‘Community well being’.
·      To connect different sections of the local community (e.g. clubs, schools, community associations, volunteer groups) in a creative project that enhances the well being and quality of life of the whole community.
‘Growing our economy’.
·      To support existing local businesses by making Drysdale a more vibrant, attractive and distinctive destination for residents and visitors.
·      To promote innovation in the local economy by encouraging the establishment of new, glass-related businesses. This will complement the success that the Festival of Glass has had already in promoting such new businesses.
·      To promote Drysdale – and the Bellarine Peninsula more broadly – as a centre of glass-related art, craft and industry, making it more attractive to artists, craftspeople and companies. This complements the Festival’s forthcoming Glass Trail, which aims to encourage and promote new and existing glass-related businesses in the region.

Street address and suburb: ‘Village Green’ and Hancock Street, Drysdale.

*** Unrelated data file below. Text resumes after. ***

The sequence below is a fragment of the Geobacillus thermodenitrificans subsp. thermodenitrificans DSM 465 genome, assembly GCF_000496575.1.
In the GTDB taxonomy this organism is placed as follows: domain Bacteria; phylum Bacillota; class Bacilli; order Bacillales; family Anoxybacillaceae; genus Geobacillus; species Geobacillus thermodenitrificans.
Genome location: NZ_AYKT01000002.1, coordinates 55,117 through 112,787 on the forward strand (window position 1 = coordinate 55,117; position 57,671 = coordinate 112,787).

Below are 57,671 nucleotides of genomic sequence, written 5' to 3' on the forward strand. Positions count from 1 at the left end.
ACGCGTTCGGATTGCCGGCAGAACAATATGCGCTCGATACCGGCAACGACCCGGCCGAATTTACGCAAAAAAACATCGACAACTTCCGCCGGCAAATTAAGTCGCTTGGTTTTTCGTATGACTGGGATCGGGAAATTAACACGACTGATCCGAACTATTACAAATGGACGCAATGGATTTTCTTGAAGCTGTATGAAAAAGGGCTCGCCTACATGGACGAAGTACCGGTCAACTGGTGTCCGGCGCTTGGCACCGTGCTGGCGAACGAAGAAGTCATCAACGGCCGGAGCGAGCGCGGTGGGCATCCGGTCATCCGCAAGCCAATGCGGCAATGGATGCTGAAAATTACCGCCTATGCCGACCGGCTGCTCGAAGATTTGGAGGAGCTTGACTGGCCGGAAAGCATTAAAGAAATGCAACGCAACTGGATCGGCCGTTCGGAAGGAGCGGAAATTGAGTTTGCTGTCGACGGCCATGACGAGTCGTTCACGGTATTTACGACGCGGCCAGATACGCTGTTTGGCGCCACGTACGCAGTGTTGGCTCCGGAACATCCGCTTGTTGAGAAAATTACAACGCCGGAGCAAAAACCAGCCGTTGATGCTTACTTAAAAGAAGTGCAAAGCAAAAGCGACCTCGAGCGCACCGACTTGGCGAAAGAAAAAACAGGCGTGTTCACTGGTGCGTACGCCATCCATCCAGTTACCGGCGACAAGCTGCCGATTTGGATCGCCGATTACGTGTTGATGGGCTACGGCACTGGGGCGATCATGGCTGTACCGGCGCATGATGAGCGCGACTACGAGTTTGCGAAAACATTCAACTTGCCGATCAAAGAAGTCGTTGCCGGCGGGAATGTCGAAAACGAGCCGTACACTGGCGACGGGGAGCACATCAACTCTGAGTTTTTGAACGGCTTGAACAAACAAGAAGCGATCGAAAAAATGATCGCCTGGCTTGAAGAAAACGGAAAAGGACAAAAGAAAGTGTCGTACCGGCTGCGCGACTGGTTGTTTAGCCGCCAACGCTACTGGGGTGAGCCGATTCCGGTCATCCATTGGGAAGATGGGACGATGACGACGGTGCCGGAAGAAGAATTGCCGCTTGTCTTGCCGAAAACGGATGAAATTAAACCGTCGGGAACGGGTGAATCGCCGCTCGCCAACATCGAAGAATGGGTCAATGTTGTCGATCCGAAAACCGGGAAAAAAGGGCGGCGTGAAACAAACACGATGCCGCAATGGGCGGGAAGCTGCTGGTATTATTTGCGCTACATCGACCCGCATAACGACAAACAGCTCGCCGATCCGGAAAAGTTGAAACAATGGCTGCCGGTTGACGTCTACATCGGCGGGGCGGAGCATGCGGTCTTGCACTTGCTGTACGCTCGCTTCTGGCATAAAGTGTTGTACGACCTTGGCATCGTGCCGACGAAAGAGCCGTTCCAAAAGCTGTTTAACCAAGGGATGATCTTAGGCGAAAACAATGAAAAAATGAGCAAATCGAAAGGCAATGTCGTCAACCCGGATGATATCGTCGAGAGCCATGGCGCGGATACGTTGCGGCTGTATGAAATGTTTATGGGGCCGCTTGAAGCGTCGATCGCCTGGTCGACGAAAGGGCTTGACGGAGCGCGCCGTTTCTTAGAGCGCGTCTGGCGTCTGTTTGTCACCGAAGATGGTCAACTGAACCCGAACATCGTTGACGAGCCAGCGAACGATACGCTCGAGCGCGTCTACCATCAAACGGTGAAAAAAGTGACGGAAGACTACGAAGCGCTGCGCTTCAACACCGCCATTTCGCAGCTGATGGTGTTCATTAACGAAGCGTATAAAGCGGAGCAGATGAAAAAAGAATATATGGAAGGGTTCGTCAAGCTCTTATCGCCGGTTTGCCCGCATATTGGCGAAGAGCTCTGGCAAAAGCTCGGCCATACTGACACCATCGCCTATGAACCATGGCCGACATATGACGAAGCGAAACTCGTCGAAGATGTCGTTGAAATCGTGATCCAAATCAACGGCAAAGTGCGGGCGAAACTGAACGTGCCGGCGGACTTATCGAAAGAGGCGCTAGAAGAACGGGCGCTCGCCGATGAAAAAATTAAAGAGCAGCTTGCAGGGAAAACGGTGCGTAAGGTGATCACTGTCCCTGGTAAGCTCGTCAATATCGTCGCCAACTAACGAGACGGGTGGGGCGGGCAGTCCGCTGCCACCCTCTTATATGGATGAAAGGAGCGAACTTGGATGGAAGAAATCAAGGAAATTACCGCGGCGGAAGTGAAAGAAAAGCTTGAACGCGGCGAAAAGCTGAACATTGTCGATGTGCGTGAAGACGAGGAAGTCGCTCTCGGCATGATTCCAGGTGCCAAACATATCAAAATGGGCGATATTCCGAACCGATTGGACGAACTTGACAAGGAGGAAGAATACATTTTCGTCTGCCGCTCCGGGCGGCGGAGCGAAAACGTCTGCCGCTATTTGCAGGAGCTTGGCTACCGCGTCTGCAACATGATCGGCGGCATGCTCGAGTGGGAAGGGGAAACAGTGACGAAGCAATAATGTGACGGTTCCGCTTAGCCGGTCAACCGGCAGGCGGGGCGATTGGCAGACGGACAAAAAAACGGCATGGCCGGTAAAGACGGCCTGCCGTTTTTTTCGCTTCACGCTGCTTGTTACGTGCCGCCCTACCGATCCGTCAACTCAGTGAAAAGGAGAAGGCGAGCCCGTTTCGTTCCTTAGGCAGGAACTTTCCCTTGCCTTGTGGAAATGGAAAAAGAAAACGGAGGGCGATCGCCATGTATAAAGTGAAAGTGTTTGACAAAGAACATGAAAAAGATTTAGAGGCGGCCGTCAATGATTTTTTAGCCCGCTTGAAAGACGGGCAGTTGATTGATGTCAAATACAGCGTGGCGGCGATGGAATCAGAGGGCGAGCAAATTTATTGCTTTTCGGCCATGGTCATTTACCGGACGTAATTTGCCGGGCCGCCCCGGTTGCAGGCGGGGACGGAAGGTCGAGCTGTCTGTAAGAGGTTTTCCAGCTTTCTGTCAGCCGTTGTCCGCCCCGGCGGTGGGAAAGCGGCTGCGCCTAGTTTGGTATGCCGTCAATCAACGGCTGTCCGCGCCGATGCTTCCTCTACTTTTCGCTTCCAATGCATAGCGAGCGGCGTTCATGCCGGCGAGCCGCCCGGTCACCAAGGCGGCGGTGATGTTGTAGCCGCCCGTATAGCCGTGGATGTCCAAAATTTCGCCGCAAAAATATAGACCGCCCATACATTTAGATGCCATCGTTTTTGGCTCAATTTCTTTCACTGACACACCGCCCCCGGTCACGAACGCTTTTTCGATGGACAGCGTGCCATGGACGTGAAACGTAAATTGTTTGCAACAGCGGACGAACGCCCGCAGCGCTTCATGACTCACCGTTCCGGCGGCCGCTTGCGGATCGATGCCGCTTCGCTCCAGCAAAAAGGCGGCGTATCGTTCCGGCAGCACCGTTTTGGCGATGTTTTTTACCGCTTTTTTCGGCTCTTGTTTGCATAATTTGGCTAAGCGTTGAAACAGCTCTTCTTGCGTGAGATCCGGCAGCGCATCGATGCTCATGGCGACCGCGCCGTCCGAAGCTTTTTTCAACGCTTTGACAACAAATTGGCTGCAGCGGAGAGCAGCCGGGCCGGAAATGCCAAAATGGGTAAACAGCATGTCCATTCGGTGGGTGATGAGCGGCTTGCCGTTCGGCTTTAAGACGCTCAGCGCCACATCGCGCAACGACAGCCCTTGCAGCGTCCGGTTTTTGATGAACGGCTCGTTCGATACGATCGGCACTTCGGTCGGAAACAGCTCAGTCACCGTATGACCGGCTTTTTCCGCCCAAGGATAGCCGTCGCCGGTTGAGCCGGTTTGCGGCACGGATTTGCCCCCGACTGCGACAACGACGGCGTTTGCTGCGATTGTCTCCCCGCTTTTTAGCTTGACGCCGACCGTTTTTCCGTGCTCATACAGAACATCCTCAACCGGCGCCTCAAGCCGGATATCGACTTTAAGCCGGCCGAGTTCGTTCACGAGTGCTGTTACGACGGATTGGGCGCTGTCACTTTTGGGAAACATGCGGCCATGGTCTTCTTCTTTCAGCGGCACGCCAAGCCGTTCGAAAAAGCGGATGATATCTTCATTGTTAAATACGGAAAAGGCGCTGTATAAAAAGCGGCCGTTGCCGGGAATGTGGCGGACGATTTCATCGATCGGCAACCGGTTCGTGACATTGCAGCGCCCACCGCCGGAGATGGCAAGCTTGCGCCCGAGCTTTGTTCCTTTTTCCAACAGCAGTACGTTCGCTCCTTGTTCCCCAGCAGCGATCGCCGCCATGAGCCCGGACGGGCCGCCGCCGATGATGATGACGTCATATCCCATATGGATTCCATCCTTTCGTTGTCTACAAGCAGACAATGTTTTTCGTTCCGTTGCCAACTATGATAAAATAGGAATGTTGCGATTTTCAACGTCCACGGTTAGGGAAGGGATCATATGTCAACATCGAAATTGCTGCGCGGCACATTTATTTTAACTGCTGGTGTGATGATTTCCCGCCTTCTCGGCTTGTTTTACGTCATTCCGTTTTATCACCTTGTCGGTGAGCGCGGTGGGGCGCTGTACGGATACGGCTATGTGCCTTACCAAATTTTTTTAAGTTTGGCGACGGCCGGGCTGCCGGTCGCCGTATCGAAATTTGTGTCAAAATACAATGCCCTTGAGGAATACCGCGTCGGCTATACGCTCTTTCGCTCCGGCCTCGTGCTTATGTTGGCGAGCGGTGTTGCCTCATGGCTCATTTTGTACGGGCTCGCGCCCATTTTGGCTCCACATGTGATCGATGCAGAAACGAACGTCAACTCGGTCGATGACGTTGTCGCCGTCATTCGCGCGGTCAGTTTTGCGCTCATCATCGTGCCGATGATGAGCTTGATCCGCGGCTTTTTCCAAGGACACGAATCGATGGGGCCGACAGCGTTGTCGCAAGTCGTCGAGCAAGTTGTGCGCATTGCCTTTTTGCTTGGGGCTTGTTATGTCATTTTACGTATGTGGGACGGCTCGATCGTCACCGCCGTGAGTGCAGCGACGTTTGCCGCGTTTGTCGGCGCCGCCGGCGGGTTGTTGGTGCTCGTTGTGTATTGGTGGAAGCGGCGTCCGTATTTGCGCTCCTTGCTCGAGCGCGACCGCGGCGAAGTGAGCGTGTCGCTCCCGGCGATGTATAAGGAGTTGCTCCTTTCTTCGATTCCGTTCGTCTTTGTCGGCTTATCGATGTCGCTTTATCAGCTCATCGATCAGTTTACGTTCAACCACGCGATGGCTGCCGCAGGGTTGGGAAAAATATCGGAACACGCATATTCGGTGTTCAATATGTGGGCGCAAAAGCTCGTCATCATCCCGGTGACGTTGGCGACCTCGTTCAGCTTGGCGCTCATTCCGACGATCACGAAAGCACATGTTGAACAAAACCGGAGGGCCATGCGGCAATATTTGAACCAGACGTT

Council ward: Cheetham 

Estimate of total project cost: $14,200 (Phase One: $2,100; Phase Two: $12,100)

Details of community group’s contribution (if any)
The Festival’s mural team will:
·      oversee the design and execution of each phase of the project, including co-ordinating practical, ‘hands on’ participation in each phase by local individuals, groups, societies, schools, etc.
·      seek appropriate permissions from landholders
·      obtain local funding to support council funding. (The team has local pledges of $1,200 already for Phase One.)

Previous project funding
This mural project has received no funding. However, the Festival of Glass has received council funding in each of its four years.

Ongoing maintenance requirements (if any).
The sign and the mural will each be built of resilient materials – glass, ceramics and steel – that will require minimal maintenance.

Monday, March 17, 2014

Exercising 'discretion' - who benefits?

A decision about a proposed Caltex service station in Drysdale depends on the 'discretion' of the City of Greater Geelong.